Mathematics of Planet Earth at the Deutsches Technikmuseum
A newly designed Mathematics of Planet Earth exhibition is shown at the Deutsches Technikmuseum in Berlin. It features three interactive stations on glaciers, volcanic ash and tsunamis and includes a lot of background information on the simulation of these natural phenomena and their mathematical models.
Volcanic eruptions, tsunamis, melting glaciers: Can they be calculated? How big is the contribution of mathematical sciences to the task of mastering these current ecological problems and catastrophes that massively challenge our world? The exhibition “Mathematics of Planet Earth” gives insights into these questions. It will be shown in the Deutsches Technikmuseum Berlin starting on March 27th. Several computer terminals offer interactive videos and simulations to specific examples and their mathematical models.
The exhibition was developed in the year 2013, which was themed “Mathematics of planet earth”. More than one hundred scientific institutions, universities, NGOs and research facilities all over the world united to create public awareness for the contribution of mathematics towards natural disasters and the ecological challenges our world faces. They were supported by the UNESCO, the International Science Council ICSU, and the International Council for Industrial and Applied Mathematics ICIAM.
One of the highlights was the creation of an exhibition whose contents are available under a free license. A competition was created, where users could send in virtual contributions like pictures, films, programs, or construction plans for physical exhibits. 29 groups from 11 different countries participated in that competition.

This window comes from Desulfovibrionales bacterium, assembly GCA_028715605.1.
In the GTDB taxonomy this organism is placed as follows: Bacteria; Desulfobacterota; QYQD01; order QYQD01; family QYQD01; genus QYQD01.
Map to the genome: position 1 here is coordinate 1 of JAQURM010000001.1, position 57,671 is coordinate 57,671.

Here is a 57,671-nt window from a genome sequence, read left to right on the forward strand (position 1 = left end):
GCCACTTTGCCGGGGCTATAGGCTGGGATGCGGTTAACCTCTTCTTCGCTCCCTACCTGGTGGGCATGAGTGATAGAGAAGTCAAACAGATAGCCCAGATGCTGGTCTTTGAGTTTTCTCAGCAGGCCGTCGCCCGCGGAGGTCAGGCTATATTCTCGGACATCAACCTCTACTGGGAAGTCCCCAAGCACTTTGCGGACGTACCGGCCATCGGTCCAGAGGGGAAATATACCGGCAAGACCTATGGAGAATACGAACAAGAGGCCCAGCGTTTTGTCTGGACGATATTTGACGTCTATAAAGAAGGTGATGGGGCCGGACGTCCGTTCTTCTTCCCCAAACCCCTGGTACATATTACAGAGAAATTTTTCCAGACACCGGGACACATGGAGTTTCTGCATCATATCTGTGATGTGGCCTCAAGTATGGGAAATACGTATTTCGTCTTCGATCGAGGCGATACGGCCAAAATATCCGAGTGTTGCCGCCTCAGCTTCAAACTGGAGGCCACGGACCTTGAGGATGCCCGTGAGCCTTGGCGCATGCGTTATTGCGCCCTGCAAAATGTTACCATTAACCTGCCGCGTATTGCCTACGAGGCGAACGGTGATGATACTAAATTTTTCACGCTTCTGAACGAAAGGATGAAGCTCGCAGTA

For the exhibition in the Deutsches Technikmuseum, three contributions have been picked by a jury and were didactically prepared. The selected projects are presented at touch screen stations that can be used interactively by the visitors. The exhibit “Dune Ash” of the University of Freiburg is a virtual simulation of a volcanic eruption. The calculation of the movement of an ash cloud is made visible for the visitors. “The future development of a glacier” of the Freie Universität Berlin explains how experts create models in order to predict glacier shifting. Finally, the exhibit “Tsunami” is a project from the University of Paris that shows a simulation of the evolution and computation of tsunami waves as well as a historical outline about the formation and the consequences of devastating tsunamis in the past.
The exhibition was organised in collaboration with IMAGINARY, a project of the Mathematisches Forschungsinstitut Oberwolfach founded by the Klaus Tschira Stiftung. It can be visited in the Deutsches Technikmuseum until June 27th and is located directly next to the permanent exhibition “The first computer” about Konrad Zuse.